Cisco still cautious about U.S. economy

Cisco Systems beat analyst expectations, but the company said it still sees spending on IT in the U.S. being tight for the next couple of quarters.

Marguerite Reardon Former senior reporter
Marguerite Reardon started as a CNET News reporter in 2004, covering cellphone services, broadband, citywide Wi-Fi, the Net neutrality debate and the consolidation of the phone companies.
Marguerite Reardon

Network equipment maker Cisco Systems beat analyst expectations when it reported earnings Tuesday, but its lukewarm guidance showed that the slowing U.S. economy is still impacting the company.

Cisco, the world's largest supplier of equipment that shuttles traffic around the Internet, reported a net profit for the fiscal quarter of 2008 of $1.8 billion. This was down from profits of $1.9 billion in the same quarter a year ago, but it still beat analyst expectations.

Cisco graphic

Revenue for the quarter was up 10.4 percent to $9.8 billion. The company had forecast an increase in revenue of 10 percent.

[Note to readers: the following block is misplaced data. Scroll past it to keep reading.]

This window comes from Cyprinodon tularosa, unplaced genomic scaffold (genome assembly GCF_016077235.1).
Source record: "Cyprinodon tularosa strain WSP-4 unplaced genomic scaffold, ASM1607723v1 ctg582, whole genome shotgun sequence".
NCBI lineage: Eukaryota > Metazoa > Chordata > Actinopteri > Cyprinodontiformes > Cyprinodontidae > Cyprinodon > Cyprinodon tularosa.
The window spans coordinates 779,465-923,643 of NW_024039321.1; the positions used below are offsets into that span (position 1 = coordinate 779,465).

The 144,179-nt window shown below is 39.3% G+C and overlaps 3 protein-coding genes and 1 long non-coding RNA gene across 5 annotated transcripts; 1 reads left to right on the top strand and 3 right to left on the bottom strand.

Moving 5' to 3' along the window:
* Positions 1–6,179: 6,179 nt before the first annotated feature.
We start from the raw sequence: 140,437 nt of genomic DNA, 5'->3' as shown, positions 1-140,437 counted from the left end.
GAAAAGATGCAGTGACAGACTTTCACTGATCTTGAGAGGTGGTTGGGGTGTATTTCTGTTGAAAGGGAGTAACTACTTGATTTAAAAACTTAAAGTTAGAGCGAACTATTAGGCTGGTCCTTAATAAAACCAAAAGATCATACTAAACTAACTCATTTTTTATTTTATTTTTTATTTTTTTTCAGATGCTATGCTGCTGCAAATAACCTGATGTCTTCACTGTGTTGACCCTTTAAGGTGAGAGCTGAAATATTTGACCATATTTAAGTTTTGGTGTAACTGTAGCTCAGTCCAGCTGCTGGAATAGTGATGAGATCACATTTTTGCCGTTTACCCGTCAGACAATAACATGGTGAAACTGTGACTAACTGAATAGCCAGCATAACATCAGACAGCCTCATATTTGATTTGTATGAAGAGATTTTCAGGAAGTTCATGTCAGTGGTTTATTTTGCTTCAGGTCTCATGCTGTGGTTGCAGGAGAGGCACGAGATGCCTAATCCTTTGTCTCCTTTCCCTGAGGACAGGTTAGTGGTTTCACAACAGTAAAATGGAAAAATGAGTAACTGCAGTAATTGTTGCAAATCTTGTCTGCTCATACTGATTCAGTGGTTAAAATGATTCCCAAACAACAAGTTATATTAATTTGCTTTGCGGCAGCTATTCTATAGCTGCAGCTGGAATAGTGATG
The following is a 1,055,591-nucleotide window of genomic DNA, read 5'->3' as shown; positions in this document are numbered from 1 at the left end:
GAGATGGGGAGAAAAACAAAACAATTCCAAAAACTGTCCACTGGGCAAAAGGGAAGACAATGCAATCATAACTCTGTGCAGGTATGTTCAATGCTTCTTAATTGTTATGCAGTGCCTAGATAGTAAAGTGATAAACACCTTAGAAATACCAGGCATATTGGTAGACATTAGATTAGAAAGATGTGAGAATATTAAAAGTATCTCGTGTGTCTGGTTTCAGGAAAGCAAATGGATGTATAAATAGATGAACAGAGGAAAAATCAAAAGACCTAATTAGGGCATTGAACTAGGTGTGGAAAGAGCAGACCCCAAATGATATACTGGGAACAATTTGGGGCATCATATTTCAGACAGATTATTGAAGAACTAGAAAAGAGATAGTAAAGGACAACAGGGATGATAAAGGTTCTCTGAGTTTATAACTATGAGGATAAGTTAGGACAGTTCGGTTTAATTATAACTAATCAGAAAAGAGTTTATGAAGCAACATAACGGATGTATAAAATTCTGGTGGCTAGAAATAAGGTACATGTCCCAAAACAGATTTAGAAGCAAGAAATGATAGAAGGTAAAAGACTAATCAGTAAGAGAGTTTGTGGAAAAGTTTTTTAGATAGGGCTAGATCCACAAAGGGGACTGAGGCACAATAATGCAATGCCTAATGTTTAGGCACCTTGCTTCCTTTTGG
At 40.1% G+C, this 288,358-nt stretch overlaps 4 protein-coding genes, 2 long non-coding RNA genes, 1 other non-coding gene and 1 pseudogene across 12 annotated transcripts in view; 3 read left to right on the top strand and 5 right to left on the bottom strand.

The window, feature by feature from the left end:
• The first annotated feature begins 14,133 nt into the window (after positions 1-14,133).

Analysts believe that Cisco's results mean the company's business is stabilizing. But the sagging economy will still continue to impact its earnings for the next few quarters.

Last quarter, CEO John Chambers said the company was seeing a slowdown in technology spending in Europe and the U.S. And he predicted it would take two to five quarters for things to rebound.

On Tuesday's conference call, Chambers said that spending in the U.S. is still tight. And he anticipated that budgets will be constrained through at least the next two quarters. He said the company will likely see sales growth in the 9 percent to 10 percent range in the quarter that ends in July. But he maintained that the company's long term forecast of 12 percent to 17 percent revenue growth is still doable, indicating that he thinks the slump will be short-lived.